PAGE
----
The Daily Dispatch: July 18, 1861., [Electronic resource], The Palmetto Button a sufficient pass. (search)
The Palmetto Button a sufficient pass. A writer in the South Carolina Spartan relates the following interesting incident: Lieut.Col. McGirto, of the 17th Mississippi regiment, was kind enough to accompany me in my tour of duty as field officer, in visiting the several regiments and inspecting the several posts of pickets stationed on Bull's Bun at the several fords, bridges and crossings. I hope I will be pardoned for mentioning an incident that was really more pleasant after the occurrence than while occurring. After partaking of the kind hospitality of Cols. Williams, Foster and Major Baxter of the 3d regiment, who were encamped at Mitchell's Ford on Bull's Run, we proceeded down the Run, immediately on the banks of the stream, following a narrow pathway to Wolford Ford, about one mile distant from Col. Williams' camp, to inspect the picket from Col. W.'s regiment, stationed to guard that crossing. There we found a strong picket, strictly and rigidly performing the impo
ightning near that place on Tuesday last. Mr. W. H. Coarts, who was accidentally shot in Augusta, Ga., on the 4th of July, died in that city on Saturday last. Speaker Grow, it is stated, has ordered the marble bust of Ex-Speaker Orr, of S. C., to be removed from the Hall of the House of Representatives. Miss Augusta Evans, of Mobile, the author of Beulah, is now in the Southern camp, at Norfolk, administering to the comforts of her friends. Carthage, the scene of the late bamming, of Utah Territory, arrived in St. Louis on Wednesday, on his way to Washington. A Convention of persons opposed to the war policy of the Administration is to be held at Bangor, Me., on the 15th of August. The new Sultan will not be 21 till next September. A line of telegraph has been erected connecting Pensacola with Montgomery. The Mayor and City Council of Chicago are at present on a visit to Cincinnati. South Carolina has seven regiments in Beauregard's army.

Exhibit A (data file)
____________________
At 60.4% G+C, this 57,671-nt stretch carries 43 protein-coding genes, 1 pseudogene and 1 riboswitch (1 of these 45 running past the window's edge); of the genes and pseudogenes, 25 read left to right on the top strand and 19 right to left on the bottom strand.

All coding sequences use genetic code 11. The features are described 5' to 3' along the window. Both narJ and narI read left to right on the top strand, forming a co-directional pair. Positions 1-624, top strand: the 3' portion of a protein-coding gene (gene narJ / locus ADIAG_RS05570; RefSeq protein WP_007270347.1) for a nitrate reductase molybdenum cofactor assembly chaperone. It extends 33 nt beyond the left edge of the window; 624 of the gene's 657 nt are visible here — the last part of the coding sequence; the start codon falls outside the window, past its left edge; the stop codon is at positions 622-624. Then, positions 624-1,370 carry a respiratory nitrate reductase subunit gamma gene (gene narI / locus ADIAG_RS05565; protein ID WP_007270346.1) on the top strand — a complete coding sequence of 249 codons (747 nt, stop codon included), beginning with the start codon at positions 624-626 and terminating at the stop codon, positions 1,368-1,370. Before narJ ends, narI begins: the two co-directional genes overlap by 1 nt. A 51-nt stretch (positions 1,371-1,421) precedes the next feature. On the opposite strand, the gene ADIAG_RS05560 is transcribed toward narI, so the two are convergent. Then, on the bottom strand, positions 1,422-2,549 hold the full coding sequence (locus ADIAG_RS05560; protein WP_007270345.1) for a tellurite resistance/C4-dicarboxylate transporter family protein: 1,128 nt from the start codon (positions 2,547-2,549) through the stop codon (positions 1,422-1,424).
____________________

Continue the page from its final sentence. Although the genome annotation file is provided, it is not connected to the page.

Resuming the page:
n a convenient position to be photographed. While in that position it attracted hundreds of cautions but curious visitors, who peeped at it from all possible points of view, though at a respectful distance. From Fairfax Court-House. Falls Church, July 12th. --There were five regiments yesterday morning immediately in and around Fairfax Court-House, with eighteen pieces of field artillery in all; and twelve pieces being in battery. The three most advanced regiments are from South Carolina. From the Court-House back to Centreville the woods are lined with them, (disunion troops,) in what numbers, exactly, I am not able to write you. Their baggage, &c., from Fairfax station has all been carried back to Manassas Junction, and they are all now bivouacking nightly, as though on the march. This is of course a preparation for an attack from us, a retreat, or a forward movement. I however interpret it to mean that they expect speedily to have to fall back upon Manassas Junc